A newcomer to the fashion world, Leanne Warren’s debut collection for Graduate Fashion Week Spring/ Summer 2013 ‘Her Name Was Rio’ inspired by the city of Rio de Jinerio. Leanne Warren juxtaposes sex and religion with hand drawn illustrative prints of female idols and crucifixes in a palette of pastel pinks and gold sequins. An ultra-feminine take on religious iconography. Leanne Warren


In this Religious Iconography special of Sacrilege magazine, we’ve looked at religion in high street fashion, delved into the catwalk’s spiritual designs, explored your sacred style and asked your opinions. But what have we learnt about the role of religious imagery in fashion today?

In the introduction to this magazine, we set out to answer questions such as: have religious symbols lost their meanings along the way? And, is subverting these images still shocking?

up for what they believe in. It’s no wonder then, that religion can be a touchy subject, and people may view fashions sometimes somewhat obtuse creations as insensitive at best.

In order to answer the questions we posed, we created a survey targeting a broad range of people. We had responses from under 18s to over 75’s, from as far away as Ecuador and from people of many different religions from Agnostics to Buddhists and Spiritualists. This wide spectrum enabled us to gather an in-depth picture of how society as a whole views fashion’s use of religious imagery without being age, gender or faith specific.

So just when did religious iconography become fashionable? What makes religious imagery a successful retail constant every season? An answer may lie outside the fashion industry and in the music industry. For decades many pop artists have taken inspiration from religion, subverting sacred iconography and connotations to shock audiences and therefore gain exposure.

An example of this of this is feminist group Femen’s recent topless protest in Paris where they dressed up in nun habits and stormed anti-gay march. Whilst no doubt the majority support what Femen stand for, their use of religious garments juxtaposed with nudity and anger sparked controversy. In our survey we asked participants their opinions on an image of this protest and 69% were either personally offended by the image or could see how a person of certain faith would be.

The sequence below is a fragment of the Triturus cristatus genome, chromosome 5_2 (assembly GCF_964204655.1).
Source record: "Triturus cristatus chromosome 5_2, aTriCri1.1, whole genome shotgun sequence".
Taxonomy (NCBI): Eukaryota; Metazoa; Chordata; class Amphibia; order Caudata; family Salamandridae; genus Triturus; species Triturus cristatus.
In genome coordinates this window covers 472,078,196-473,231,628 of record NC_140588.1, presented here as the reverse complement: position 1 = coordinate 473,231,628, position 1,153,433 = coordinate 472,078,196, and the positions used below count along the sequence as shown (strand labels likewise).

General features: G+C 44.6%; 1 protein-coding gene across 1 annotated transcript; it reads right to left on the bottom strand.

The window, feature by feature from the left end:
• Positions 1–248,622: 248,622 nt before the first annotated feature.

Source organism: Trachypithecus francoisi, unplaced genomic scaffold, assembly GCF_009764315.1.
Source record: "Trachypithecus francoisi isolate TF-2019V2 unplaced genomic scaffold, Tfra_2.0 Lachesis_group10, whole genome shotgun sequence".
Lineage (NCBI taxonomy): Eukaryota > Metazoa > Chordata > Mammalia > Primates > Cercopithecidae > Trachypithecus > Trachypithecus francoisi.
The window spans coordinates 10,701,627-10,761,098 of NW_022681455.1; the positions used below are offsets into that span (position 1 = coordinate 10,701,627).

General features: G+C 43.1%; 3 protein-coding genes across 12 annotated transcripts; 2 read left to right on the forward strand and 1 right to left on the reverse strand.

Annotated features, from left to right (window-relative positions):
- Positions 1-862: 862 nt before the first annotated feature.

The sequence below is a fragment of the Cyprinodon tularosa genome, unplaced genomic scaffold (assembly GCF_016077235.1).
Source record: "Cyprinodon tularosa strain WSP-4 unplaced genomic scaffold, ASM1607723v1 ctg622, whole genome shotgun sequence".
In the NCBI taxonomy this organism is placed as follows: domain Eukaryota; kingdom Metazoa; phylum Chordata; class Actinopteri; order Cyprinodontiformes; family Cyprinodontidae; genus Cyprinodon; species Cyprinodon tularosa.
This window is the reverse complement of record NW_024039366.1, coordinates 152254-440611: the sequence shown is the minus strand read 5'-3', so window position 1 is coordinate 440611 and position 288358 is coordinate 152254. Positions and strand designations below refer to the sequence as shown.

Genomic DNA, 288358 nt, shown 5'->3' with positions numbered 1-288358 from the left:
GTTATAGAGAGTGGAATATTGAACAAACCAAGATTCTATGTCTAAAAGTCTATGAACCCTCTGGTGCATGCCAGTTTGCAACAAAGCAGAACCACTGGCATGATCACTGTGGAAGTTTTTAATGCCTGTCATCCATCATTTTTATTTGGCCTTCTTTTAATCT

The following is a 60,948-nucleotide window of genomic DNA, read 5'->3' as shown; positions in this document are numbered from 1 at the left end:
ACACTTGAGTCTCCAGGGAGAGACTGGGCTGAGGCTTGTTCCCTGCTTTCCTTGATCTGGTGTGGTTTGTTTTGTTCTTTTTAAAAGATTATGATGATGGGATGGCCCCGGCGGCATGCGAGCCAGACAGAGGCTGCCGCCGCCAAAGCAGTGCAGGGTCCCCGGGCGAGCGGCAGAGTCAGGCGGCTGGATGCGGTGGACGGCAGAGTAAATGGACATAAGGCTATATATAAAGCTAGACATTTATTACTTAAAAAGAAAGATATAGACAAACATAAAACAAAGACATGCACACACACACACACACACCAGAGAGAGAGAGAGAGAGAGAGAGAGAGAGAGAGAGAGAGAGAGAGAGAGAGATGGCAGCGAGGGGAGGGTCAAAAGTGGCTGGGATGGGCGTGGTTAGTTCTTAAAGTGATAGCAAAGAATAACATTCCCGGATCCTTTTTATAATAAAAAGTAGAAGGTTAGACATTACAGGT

In this issue, we have explored religious iconography on both the high street and in high fashion. You’ve told us that religious iconography in fashion can offend, yet we’ve also observed that many choose to wear religious symbols solely for the purposes of style. While the debate on religion will no doubt continue to rage on all over the world, one thing is certainly clear: religion has a different meaning for each individual, it is a deeply personal subject that can evoke many different emotions and options and therefore a consensus on whether it is right or wrong to use (or misuse) religious imagery in fashion may never be reached.

The name that springs to mind when talking about The survey asked participants whether they themreligion and the music industry is, of course, Maselves regularly wore any clothing or jewellery with donna (her name alone harbours religious meaning). religious imagery and their reasons behind this, She was the first pop star to truly use religious icons producing some insightful answers. One subject to shock her audience and grab attention, her 1989 wears a crucifix out of habit as they were brought up music video for ‘Like a Prayer’ where she danced Catholic as another ‘appropriates’ a wooden Star of seductively in lingerie in front of burning crucifixDavid pendant, despite his atheist views. The major- es and turned a black saint statue to life by kissing ity of people asked said they wore religious symbol- him. This sparked so much controversy that the ism for fashion purposes, whilst only 21% said they pope himself banned any appearance of Madonna attributed a spiritual meaning to the symbol. These in Italy and Pepsi dropped her from their advertisfindings suggest a shift in the way we view religious ing campaign. Nonetheless, her legacy still stands imagery which can perhaps be attributed to a society today. Music videos featuring religious iconography with a decline in religion. However, when we asked coupled with sexual imagery are so commonplace participants to then rate images showing religious they now barely cause a stur. Modern day sacrileimagery in fashion, the results were contradictory, gious singers like Lady Gaga and Nicki Minaj still with the majority finding provocative clothing with cite Madonna as an influence. This may be reflecreligious connotations to be in bad taste. This sugtive of a culture in which this use of devalued and gests that whilst most people are comfortable with superfluous religious imagery is a metaphor for the the notion of wearing religious symbols merely as a idolisation of pop stars as teenage girls faint at One decoration, using them as a tool to shock or offend Direction concerts and Kanye West announces ‘I people or wearing them with an air of ignorance am a God’ (the title of a track off his latest album crosses the boundaries. ‘Yeezus’.

Religion by its very nature can divide nations, create wars and discrimination as people are quick to stand

Sinéad O’Callaghan

Sacrilege Magazine- Religious Iconography Issue